These reinterpretations interact with canonical events – actual events from the original text – in different ways, “filling in” unexplored aspects of a scene, or “fixing” things that were dissatisfying or problematic.
Karen Hellekson and Kristina Busse’s study, Fan Fiction and Fan Communities in the Age of the Internet (2006), found that fanfiction is primarily written by women, of all ages and sexual identities, and tends to explore – or “ship” – intimate and romantic relationships between characters.
Situated within such a demographic, fanfiction becomes a unique space within which a much more fluid approach to ideas of what is “possible” or “realistic” is encouraged.
As a result, fanfiction faces the same criticism as many genres where women predominate, from romance novels to young adult literature. Sarah Rees Brennan, a fanfiction writer who went “pro”, writes about her experiences in this context.
Those fans not engaged in fanfiction sometimes mock fanfiction writers for being “delusional”, questioning the “realism” of the relationships featured in fanworks. Additionally, since a lot of fanfiction is explicitly erotic, it becomes the target of parody.
The sheer volume and variable quality of fanfiction makes it an even easier target. Instead, I’d argue that the uneven quality of fanfiction reflects the low barrier of entry to the community rather than an inherent lack of value in the genre.
What are examples of the pitfalls?
This is not to say that the potential for subversion is always expressed unproblematically.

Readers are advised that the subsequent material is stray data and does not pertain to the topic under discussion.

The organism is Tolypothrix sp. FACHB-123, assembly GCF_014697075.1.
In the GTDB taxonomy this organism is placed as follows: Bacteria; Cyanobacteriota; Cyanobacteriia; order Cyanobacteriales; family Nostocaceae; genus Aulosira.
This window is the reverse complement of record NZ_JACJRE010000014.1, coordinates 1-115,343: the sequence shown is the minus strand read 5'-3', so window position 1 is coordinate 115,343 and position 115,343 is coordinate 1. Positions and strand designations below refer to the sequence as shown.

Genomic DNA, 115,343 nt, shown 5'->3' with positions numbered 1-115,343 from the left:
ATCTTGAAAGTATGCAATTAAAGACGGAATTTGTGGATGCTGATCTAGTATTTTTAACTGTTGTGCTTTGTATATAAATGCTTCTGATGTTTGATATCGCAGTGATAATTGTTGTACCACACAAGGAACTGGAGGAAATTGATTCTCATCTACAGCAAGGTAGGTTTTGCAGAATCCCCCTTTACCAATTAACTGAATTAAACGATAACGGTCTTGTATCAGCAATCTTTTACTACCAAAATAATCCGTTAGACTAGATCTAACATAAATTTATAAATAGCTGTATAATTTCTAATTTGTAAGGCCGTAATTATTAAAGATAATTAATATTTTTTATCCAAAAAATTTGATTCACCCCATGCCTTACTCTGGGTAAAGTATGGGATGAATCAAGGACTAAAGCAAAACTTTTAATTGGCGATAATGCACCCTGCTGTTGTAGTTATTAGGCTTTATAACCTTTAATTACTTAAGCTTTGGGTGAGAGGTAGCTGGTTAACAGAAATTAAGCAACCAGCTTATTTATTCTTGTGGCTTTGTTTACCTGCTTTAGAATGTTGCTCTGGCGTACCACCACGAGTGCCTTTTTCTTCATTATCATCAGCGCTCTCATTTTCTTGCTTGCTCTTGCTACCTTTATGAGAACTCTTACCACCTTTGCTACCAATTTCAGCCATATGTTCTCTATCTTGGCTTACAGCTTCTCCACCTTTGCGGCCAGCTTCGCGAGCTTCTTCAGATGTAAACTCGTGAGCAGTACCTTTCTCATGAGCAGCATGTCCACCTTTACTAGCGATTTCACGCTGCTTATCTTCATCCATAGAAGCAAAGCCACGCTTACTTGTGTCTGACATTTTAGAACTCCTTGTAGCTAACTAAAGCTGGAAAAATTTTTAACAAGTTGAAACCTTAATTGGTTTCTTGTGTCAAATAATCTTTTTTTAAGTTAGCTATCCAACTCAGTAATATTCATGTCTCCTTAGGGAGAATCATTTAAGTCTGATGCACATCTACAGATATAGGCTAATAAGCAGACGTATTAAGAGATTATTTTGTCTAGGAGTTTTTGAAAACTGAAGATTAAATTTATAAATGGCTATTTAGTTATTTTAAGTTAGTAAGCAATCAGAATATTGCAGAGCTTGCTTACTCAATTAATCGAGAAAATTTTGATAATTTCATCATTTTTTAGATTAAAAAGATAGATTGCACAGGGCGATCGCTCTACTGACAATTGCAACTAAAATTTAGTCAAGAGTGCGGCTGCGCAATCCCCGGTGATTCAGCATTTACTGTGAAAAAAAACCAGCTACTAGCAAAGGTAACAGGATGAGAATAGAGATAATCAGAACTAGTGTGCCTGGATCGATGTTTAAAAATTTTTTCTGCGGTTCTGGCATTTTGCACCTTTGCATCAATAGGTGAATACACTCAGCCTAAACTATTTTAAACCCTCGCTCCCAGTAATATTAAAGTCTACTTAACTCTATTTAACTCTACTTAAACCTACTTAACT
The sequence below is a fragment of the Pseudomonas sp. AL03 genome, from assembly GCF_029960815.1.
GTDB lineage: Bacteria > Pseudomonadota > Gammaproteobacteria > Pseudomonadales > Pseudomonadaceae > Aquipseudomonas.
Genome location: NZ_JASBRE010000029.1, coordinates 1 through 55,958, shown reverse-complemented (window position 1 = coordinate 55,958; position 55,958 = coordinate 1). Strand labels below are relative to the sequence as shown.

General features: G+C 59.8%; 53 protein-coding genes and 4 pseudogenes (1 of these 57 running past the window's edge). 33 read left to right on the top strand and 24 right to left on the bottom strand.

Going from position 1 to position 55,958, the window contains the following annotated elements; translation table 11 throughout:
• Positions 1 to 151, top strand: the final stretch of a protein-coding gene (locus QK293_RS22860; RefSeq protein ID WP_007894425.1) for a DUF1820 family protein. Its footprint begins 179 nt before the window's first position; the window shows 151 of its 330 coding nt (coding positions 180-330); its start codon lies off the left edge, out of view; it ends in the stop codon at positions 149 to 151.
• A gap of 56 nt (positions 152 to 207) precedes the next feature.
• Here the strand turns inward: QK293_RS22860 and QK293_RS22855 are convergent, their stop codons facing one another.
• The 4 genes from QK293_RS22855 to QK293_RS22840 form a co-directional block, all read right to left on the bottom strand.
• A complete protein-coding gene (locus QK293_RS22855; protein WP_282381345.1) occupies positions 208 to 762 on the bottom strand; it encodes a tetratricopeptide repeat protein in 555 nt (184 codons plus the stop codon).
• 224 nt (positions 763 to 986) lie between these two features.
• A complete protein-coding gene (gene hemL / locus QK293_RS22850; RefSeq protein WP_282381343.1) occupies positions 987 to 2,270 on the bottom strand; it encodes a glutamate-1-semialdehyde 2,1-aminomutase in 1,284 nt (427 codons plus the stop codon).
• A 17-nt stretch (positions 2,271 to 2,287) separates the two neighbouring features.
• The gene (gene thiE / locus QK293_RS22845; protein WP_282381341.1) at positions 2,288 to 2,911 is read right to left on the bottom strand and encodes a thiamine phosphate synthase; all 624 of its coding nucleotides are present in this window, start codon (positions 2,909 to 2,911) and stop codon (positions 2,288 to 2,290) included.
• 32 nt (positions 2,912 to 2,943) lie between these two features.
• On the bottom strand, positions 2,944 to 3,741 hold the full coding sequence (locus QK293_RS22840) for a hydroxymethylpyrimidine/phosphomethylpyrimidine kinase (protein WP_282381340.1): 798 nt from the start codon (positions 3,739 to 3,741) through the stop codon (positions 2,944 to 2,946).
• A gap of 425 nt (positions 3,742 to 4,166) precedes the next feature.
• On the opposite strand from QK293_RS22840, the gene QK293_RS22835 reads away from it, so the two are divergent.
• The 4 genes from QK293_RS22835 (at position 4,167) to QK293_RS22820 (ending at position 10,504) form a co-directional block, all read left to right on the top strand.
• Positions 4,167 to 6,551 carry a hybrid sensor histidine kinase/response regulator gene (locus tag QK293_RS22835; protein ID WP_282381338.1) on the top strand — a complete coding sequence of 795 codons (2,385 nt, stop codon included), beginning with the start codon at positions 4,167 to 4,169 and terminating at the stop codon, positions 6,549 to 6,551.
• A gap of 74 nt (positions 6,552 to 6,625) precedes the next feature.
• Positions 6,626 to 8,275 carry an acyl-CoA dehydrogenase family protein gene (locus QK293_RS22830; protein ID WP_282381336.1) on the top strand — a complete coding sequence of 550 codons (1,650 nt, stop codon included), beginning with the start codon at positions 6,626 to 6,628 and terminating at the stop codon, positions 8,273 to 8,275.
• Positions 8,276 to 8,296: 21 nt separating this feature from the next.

While transgressive in some ways, fanfiction writers and readers remain enmeshed within social power hierarchies. These communities do engage in self-critique, but issues of sexism and racism still persist.
Most English language fanfiction, whether it involves straight or queer relationships, remains concerned with white characters.
This is partly a reflection of the racial biases that still plague the production of the (mostly US) popular films and television shows that form the basis of these communities.
However, it is a worrying trend that even when non-white characters have significant roles in a canonical work, fanfiction very often fails to register this – or worse, undercuts it.
In Marvel Cinematic Universe fanfiction, characters of colour receive significantly less attention than their white counterparts. Clearly, interracial pairings (red) receive far less attention.
It is not surprising that Steve Rogers (Captain America) and Bucky Barnes' (Winter Soldier) close canon relationship has prompted a great deal of fanfiction, but the difference concerning the number of stories about Sam Wilson’s (Falcon) pivotal relationship with Rogers is startling. The fact that there is more fanfiction for Rogers and Darcy Lewis, characters who have never met in canon, is further proof of this imbalance.
Although Clint Barton (Hawkeye) and Phillip Coulson barely interact in the films, they have prompted a very significant output of fanworks. Tony Stark’s (Iron Man) close friend James Rhodes (War Machine) is paired with him rarely whereas there are many stories featuring Stark alongside Rogers, Pepper Potts and Bruce Banner (The Hulk).
Similarly, while fanfiction based around non-US media like Bollywood films, anime or K-pop doesn’t have the same problems regarding race and ethnicity, it still must negotiate its own cultural prejudices.
Disrupting the canon
As Alexis Lothian, Kristina Busse and Robin Anne Reid conclude, fanfiction provides a fluid space for (mainly) queer women writers and readers to engage with the various pop cultural narratives that influence their lives.
These negotiations, while messy and problematic, retain the potential to (re)fashion the “canon” to be inclusive of a broader range of human experiences.
Rukmini Pande does not work for, consult, own shares in or receive funding from any company or organization that would benefit from this article, and has disclosed no relevant affiliations beyond the academic appointment above.
Authors: The Conversation